Norwich, GB 5 C
Researching and reporting on the lives of some really interesting people (RIP)




Richard was born in Lewisham, the son of Norman and Joan. His father was a car mechanic, and his mother was a dressmaker.

During the Second World War, the toddler Richard was lucky to escape with his life when a water tank fell through the ceiling and onto his bed during the Blitz.

Damaged houses in London Blitz (courtesy Historic Clothing)

He won a scholarship to grammar school and graduated from London University with a degree in Electrical Engineering in 1963. He had been sponsored on his ‘sandwich’ course by the American company Sperry Gyroscope, who had a UK base in Bracknell.

He worked for Sperry’s on military flight simulators. The valve analogue computers they worked on became so hot that they could only operate them during the night.

He then built his reputation by recommending improvements to DEWS (distant early warning systems), which could predict tsunamis in the Indian ocean.

He met Lesley Winks at Peggy Spencer’s ballroom dancehall in Penge, and they were married in 1964.

They had three children, Clare, Tim and Colin – the last of whom was born in Manchester.

Which was where Richard was offered a lecturing job at the university in 1966.

He was put in charge of the new Manchester University Computer Science department, a job he kept for four decades. He was at the forefront of the information technology revolution.

There, he was part of the team that created ‘Baby’, the world’s first stored-program computer.

As well as working at the university, he would spend hours at home inventing new things or trying to improve previous inventions. His children said the soldering iron was a permanent fixture on the kitchen table.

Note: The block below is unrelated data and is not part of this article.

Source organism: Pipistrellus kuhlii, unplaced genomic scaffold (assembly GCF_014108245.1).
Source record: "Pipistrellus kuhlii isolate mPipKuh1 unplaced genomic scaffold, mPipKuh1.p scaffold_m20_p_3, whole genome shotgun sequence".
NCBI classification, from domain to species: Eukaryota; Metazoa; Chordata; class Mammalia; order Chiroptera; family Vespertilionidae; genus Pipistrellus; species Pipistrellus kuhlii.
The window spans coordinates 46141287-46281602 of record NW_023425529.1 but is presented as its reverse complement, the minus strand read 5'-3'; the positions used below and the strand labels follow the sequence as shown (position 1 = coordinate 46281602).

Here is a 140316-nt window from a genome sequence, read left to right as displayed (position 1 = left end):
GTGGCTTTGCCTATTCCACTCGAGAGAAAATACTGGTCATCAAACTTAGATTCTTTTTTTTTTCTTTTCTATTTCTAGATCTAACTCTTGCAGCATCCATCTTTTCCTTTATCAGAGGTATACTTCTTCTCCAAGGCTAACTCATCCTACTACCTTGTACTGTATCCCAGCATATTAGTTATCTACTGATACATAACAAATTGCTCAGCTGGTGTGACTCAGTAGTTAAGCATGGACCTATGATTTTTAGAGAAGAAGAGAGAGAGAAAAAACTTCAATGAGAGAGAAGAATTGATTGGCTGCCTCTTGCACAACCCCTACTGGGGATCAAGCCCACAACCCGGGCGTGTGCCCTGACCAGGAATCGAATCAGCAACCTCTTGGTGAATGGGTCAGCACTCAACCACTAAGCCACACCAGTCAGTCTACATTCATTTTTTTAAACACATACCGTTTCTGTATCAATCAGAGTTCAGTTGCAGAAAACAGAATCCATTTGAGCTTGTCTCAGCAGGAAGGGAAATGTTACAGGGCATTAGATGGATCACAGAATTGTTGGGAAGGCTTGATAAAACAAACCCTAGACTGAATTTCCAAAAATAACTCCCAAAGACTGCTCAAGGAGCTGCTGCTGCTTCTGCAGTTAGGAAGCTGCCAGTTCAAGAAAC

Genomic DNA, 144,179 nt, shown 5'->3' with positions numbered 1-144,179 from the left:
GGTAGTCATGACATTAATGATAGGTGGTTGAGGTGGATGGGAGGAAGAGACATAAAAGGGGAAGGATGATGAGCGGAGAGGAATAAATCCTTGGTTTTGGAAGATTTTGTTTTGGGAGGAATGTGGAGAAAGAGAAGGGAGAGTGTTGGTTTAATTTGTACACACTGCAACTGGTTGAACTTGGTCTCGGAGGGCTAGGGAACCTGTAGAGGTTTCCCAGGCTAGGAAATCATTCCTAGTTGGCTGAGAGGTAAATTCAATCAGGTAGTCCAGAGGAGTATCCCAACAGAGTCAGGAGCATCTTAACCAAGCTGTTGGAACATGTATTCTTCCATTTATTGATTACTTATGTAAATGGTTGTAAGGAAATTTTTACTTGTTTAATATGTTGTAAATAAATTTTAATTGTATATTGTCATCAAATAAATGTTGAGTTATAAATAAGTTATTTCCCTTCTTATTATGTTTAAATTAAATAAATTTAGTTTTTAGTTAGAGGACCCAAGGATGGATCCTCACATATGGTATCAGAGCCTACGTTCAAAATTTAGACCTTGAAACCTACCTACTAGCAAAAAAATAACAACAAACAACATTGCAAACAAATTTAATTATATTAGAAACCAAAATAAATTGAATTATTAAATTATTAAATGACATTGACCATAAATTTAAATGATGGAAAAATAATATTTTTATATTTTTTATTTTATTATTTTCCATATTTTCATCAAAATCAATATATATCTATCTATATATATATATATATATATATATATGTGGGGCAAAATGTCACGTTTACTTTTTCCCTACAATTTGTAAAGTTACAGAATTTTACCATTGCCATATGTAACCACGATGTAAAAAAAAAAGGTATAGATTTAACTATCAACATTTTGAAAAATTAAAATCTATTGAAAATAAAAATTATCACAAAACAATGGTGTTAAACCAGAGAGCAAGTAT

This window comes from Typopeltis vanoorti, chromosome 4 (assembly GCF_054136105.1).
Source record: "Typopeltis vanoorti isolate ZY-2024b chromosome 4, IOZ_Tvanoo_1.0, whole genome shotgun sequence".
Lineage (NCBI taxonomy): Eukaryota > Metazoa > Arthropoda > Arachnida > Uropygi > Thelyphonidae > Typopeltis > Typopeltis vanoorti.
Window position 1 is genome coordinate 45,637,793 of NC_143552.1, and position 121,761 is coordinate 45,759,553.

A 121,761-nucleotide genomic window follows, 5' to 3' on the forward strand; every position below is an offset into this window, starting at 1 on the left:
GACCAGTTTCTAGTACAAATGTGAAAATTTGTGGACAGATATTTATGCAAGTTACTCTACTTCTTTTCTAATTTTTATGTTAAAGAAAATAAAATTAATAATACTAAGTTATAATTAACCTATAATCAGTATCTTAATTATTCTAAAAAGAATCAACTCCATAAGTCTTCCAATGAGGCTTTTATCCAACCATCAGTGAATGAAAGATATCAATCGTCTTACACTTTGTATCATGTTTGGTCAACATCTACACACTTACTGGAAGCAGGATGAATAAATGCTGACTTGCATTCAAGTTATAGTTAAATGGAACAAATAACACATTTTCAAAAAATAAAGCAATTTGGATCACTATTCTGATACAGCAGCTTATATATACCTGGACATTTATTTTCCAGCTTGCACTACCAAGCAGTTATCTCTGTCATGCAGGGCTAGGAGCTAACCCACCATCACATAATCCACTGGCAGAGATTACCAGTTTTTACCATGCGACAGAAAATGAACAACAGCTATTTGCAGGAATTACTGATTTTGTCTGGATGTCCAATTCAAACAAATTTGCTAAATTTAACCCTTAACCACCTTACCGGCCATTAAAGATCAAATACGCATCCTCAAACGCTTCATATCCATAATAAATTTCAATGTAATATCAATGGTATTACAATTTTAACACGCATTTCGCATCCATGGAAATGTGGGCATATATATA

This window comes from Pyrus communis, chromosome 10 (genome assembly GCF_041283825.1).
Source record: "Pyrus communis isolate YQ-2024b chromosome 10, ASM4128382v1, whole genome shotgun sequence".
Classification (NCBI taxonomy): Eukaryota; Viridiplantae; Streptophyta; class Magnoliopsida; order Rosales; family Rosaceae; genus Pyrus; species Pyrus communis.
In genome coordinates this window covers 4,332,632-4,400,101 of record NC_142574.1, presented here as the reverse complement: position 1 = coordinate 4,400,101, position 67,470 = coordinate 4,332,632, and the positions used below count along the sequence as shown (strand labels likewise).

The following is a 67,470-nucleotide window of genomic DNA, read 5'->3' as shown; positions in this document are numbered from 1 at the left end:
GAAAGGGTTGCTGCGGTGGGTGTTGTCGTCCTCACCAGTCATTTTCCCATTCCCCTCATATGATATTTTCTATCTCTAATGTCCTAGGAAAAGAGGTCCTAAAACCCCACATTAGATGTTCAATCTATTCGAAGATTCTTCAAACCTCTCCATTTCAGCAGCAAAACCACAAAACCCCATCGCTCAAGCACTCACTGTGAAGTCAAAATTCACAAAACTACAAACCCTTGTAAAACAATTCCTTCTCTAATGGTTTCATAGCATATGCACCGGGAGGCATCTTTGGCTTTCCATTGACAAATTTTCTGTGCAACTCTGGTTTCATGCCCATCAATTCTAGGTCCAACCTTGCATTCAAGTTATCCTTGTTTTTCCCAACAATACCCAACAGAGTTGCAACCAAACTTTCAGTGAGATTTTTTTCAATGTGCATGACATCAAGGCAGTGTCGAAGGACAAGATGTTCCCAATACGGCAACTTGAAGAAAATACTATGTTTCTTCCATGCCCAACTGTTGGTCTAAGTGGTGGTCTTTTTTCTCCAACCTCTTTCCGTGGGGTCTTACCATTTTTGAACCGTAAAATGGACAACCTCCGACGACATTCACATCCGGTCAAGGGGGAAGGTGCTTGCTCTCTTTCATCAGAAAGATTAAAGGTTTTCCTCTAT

On Christmas Eve 1977, the ‘dongle’ mysteriously disappeared from the bathroom light, only to reappear on Christmas Day as a joystick on a newly invented games console.

In 1980, he invented ‘electronic mail’ – which Richard nicknamed “e-mail”.

He also created prototypes of computer games.

Outside of work he became an entertainer. He was part of the ‘Nice ‘n’ Easy Trio’, which played cabarets, dances, weddings and other socials. They wore green satin suits with frilly shirts and covered the likes of The Beatles, Glen Campbell and Showadywady. Richard played the accordion (called Nellie) and sung the lowest notes of the three-man harmony.

The Nice ‘n’ Easy Trio – Richard on the accordion (courtesy Guardian)

He loved gardening and specialised in plants that were difficult to grow. His favourite plant was the canna lily – which terrified his children after a TV viewing of ‘The Day of the Triffids’.

In the late 1980s, Lesley and Richard divorced.

He then met Margaret Graham, who became his constant companion.

They travelled constantly, particularly to Brittany, which they loved.

But then Richard was diagnosed with Alzheimer’s.

Richard in old age (courtesy Guardian)

He moved into a care home in 2016, where he was a much-loved member of the community. When he died, the staff said they would miss his regular swearing.

Margaret died just 10 days after him – and his son Tim, just before him.

RIP – Radical Inventions Pioneer

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